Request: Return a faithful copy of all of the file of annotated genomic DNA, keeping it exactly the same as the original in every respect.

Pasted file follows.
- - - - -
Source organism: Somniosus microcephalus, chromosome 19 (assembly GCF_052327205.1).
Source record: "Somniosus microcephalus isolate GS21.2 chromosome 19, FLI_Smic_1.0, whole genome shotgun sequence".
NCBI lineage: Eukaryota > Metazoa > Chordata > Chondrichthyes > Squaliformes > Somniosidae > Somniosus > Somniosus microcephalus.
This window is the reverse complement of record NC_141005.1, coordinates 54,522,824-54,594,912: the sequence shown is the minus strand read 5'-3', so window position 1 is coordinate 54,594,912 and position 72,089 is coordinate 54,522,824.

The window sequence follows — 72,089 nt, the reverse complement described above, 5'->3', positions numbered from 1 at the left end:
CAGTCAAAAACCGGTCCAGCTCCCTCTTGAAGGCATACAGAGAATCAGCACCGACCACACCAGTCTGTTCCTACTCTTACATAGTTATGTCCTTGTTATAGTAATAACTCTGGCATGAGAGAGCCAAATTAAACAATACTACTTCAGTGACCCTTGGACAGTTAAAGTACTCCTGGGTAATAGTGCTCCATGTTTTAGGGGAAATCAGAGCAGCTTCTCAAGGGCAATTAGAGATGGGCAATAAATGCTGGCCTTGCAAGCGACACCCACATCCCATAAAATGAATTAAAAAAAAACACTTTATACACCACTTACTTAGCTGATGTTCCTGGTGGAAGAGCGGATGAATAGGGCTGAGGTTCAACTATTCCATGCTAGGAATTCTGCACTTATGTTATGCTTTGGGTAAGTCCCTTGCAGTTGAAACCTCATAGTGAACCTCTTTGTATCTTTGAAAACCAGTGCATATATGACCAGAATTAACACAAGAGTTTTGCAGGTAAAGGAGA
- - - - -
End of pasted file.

Source organism: Somniosus microcephalus, chromosome 19 (assembly GCF_052327205.1).
Source record: "Somniosus microcephalus isolate GS21.2 chromosome 19, FLI_Smic_1.0, whole genome shotgun sequence".
NCBI lineage: Eukaryota > Metazoa > Chordata > Chondrichthyes > Squaliformes > Somniosidae > Somniosus > Somniosus microcephalus.
This window is the reverse complement of record NC_141005.1, coordinates 54,522,824-54,594,912: the sequence shown is the minus strand read 5'-3', so window position 1 is coordinate 54,594,912 and position 72,089 is coordinate 54,522,824.

The window sequence follows — 72,089 nt, the reverse complement described above, 5'->3', positions numbered from 1 at the left end:
CAGTCAAAAACCGGTCCAGCTCCCTCTTGAAGGCATACAGAGAATCAGCACCGACCACACCAGTCTGTTCCTACTCTTACATAGTTATGTCCTTGTTATAGTAATAACTCTGGCATGAGAGAGCCAAATTAAACAATACTACTTCAGTGACCCTTGGACAGTTAAAGTACTCCTGGGTAATAGTGCTCCATGTTTTAGGGGAAATCAGAGCAGCTTCTCAAGGGCAATTAGAGATGGGCAATAAATGCTGGCCTTGCAAGCGACACCCACATCCCATAAAATGAATTAAAAAAAAACACTTTATACACCACTTACTTAGCTGATGTTCCTGGTGGAAGAGCGGATGAATAGGGCTGAGGTTCAACTATTCCATGCTAGGAATTCTGCACTTATGTTATGCTTTGGGTAAGTCCCTTGCAGTTGAAACCTCATAGTGAACCTCTTTGTATCTTTGAAAACCAGTGCATATATGACCAGAATTAACACAAGAGTTTTGCAGGTAAAGGAGA